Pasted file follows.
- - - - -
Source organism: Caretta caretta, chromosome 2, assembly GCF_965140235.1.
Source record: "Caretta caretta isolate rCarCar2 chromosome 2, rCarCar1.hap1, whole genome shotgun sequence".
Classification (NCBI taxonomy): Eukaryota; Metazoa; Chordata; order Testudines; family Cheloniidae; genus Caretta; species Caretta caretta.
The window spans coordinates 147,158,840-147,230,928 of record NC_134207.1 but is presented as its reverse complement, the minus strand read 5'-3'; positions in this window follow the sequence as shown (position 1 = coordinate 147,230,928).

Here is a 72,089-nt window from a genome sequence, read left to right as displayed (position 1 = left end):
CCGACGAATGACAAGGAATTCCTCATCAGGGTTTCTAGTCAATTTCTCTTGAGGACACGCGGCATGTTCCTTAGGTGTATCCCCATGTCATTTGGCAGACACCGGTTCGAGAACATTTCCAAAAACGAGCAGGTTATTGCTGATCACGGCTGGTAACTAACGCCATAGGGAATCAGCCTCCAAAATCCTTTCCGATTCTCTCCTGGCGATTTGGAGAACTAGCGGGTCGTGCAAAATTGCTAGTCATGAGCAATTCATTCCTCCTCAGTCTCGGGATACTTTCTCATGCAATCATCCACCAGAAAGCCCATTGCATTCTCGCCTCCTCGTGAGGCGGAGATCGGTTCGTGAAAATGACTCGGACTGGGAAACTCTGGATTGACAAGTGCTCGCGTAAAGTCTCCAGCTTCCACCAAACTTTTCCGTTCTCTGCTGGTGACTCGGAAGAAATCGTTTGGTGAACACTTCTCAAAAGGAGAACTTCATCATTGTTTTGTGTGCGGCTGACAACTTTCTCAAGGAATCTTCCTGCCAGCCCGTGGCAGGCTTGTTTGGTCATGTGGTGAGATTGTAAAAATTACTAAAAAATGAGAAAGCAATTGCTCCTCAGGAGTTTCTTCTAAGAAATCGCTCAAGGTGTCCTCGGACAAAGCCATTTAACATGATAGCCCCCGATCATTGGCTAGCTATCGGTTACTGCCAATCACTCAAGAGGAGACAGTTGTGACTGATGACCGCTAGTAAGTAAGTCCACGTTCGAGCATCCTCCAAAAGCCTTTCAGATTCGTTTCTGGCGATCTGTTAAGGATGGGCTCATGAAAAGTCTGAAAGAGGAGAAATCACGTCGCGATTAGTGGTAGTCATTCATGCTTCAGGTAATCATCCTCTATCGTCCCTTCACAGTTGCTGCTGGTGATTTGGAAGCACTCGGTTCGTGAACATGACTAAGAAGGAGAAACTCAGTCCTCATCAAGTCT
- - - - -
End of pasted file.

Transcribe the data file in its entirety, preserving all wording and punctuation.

Source organism: Caretta caretta, chromosome 2, assembly GCF_965140235.1.
Source record: "Caretta caretta isolate rCarCar2 chromosome 2, rCarCar1.hap1, whole genome shotgun sequence".
Classification (NCBI taxonomy): Eukaryota; Metazoa; Chordata; order Testudines; family Cheloniidae; genus Caretta; species Caretta caretta.
The window spans coordinates 147,158,840-147,230,928 of record NC_134207.1 but is presented as its reverse complement, the minus strand read 5'-3'; positions in this window follow the sequence as shown (position 1 = coordinate 147,230,928).

Here is a 72,089-nt window from a genome sequence, read left to right as displayed (position 1 = left end):
CCGACGAATGACAAGGAATTCCTCATCAGGGTTTCTAGTCAATTTCTCTTGAGGACACGCGGCATGTTCCTTAGGTGTATCCCCATGTCATTTGGCAGACACCGGTTCGAGAACATTTCCAAAAACGAGCAGGTTATTGCTGATCACGGCTGGTAACTAACGCCATAGGGAATCAGCCTCCAAAATCCTTTCCGATTCTCTCCTGGCGATTTGGAGAACTAGCGGGTCGTGCAAAATTGCTAGTCATGAGCAATTCATTCCTCCTCAGTCTCGGGATACTTTCTCATGCAATCATCCACCAGAAAGCCCATTGCATTCTCGCCTCCTCGTGAGGCGGAGATCGGTTCGTGAAAATGACTCGGACTGGGAAACTCTGGATTGACAAGTGCTCGCGTAAAGTCTCCAGCTTCCACCAAACTTTTCCGTTCTCTGCTGGTGACTCGGAAGAAATCGTTTGGTGAACACTTCTCAAAAGGAGAACTTCATCATTGTTTTGTGTGCGGCTGACAACTTTCTCAAGGAATCTTCCTGCCAGCCCGTGGCAGGCTTGTTTGGTCATGTGGTGAGATTGTAAAAATTACTAAAAAATGAGAAAGCAATTGCTCCTCAGGAGTTTCTTCTAAGAAATCGCTCAAGGTGTCCTCGGACAAAGCCATTTAACATGATAGCCCCCGATCATTGGCTAGCTATCGGTTACTGCCAATCACTCAAGAGGAGACAGTTGTGACTGATGACCGCTAGTAAGTAAGTCCACGTTCGAGCATCCTCCAAAAGCCTTTCAGATTCGTTTCTGGCGATCTGTTAAGGATGGGCTCATGAAAAGTCTGAAAGAGGAGAAATCACGTCGCGATTAGTGGTAGTCATTCATGCTTCAGGTAATCATCCTCTATCGTCCCTTCACAGTTGCTGCTGGTGATTTGGAAGCACTCGGTTCGTGAACATGACTAAGAAGGAGAAACTCAGTCCTCATCAAGTCT